In 1984, Nike debuted a sneaker that would change the future of sneaker culture, the Air Jordan I made for Chicago Bulls rookie Michael Jordan. The inaugural Air Jordan was designed by Peter Moore and featured Nike Air technology. Despite their incorporation of Chicago Bulls’ colors, the Air Jordan Is contravened the NBA’s “uniformity of uniforms” rule that dictated that the entire team must be similarly clad. Since the Air Jordan I was red and black but lacked white, the third color in the Bulls uniform, the sneakers were considered in violation of the rules and were banned. Even Michael Jordan was a bit unsure of the sneakers colorway, reportedly calling them “devil shoes” when seeing the Black/Red–or bred, as the popular colorway is commonly called–colorway.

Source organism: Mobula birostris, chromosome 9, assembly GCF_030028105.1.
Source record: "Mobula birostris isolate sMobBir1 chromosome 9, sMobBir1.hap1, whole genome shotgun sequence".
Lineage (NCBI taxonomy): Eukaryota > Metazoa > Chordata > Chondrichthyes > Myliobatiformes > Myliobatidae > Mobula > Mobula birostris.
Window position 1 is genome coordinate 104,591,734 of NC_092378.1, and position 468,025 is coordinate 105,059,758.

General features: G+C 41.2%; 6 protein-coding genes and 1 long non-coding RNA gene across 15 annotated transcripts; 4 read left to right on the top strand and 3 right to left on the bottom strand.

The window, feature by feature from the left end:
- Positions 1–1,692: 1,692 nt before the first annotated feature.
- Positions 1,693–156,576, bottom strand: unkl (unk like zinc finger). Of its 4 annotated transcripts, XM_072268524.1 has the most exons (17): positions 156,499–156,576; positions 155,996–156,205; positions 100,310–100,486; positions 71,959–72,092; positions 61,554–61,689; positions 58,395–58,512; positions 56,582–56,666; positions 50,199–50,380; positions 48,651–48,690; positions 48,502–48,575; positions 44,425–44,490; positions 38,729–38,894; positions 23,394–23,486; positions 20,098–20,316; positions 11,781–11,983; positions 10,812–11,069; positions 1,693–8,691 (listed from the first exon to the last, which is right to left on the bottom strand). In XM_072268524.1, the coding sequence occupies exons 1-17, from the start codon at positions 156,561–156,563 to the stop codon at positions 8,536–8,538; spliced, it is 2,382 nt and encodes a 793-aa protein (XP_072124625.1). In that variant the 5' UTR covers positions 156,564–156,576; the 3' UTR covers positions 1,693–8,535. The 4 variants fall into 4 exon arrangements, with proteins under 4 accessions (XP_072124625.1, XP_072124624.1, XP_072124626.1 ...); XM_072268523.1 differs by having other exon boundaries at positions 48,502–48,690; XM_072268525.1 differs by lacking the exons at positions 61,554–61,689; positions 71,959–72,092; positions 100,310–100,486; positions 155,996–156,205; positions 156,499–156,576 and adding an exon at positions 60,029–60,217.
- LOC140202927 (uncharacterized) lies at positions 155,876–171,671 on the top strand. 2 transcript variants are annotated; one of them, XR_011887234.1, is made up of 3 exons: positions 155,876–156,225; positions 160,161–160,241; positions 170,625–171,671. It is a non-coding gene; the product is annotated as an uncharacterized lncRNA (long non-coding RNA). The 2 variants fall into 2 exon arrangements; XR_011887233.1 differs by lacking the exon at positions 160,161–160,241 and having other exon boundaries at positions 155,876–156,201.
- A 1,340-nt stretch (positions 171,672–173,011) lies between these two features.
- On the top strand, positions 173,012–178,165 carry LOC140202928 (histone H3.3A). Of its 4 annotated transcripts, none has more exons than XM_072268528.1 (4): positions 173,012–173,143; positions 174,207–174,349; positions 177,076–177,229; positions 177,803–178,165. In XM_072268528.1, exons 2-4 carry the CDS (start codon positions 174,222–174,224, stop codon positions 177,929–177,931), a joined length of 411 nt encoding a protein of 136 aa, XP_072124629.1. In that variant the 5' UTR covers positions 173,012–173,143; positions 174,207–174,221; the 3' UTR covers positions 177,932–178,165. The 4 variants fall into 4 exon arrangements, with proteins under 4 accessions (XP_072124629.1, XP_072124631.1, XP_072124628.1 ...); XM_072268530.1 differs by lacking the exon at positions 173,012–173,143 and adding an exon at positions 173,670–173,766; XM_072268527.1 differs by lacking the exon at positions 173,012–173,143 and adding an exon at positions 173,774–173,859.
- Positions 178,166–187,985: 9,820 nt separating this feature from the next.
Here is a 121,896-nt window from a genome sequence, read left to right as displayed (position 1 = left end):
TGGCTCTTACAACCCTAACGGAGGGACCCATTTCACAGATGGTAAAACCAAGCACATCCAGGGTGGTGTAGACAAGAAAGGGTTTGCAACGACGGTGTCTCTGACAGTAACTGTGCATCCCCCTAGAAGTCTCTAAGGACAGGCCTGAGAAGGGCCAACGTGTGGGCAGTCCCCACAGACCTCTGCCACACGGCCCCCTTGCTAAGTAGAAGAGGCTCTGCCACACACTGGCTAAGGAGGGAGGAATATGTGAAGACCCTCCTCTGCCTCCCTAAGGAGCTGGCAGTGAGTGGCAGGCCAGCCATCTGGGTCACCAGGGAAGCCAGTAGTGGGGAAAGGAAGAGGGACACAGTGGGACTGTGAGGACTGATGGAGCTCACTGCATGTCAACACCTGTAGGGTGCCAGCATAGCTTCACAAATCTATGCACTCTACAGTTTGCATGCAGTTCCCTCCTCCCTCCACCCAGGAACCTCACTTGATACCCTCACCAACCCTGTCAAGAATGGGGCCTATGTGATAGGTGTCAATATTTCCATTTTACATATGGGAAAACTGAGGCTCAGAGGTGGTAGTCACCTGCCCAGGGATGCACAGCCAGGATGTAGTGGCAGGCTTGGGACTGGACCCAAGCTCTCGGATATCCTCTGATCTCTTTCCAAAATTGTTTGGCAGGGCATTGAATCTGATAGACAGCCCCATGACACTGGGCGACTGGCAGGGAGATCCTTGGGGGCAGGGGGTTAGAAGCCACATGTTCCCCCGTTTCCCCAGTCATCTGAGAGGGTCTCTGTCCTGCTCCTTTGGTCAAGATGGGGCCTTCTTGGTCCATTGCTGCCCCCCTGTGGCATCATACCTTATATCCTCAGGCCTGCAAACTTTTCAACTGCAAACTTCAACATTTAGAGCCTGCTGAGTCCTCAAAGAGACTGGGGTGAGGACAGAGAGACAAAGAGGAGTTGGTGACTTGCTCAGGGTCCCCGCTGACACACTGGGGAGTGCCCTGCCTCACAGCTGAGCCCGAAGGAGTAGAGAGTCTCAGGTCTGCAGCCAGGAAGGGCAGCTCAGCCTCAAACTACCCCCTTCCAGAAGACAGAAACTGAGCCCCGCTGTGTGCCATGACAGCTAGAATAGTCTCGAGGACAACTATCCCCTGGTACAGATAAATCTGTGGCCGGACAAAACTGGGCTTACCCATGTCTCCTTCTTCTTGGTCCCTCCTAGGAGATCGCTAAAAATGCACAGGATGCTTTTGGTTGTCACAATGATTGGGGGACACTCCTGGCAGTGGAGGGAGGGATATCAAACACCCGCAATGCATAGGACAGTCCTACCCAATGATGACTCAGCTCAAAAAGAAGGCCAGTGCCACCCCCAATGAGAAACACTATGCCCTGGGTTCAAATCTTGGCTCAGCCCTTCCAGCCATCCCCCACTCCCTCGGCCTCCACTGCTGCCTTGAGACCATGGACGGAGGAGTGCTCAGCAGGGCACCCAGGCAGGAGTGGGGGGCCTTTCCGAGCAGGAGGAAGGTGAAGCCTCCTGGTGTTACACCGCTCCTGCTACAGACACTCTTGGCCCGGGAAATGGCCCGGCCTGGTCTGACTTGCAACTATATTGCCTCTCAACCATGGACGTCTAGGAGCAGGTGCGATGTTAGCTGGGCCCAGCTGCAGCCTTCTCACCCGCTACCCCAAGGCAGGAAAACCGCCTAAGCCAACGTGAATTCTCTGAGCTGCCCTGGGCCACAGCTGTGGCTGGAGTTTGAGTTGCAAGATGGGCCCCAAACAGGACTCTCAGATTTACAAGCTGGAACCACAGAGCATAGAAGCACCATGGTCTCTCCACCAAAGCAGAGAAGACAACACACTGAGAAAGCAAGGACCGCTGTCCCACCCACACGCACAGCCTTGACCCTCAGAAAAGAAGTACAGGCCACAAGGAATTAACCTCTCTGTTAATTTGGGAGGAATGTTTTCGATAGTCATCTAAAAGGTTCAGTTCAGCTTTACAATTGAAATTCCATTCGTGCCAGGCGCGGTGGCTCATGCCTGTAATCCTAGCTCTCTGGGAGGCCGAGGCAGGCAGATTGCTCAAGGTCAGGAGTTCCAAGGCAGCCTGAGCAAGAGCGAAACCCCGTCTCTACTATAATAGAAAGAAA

However, Jordan began to wear them during official games, and each time he did he was fined $5,000. Jordan’s defiant flouting of the rules combined with his athletic prowess transformed his footwear into icons and fueled fans’ desire for the shoes. However, Nike produced a number of alternate colorways, including a Black/White/Red version that Jordan wore during the 1986 NBA playoffs when he scored a remarkable sixty-three points.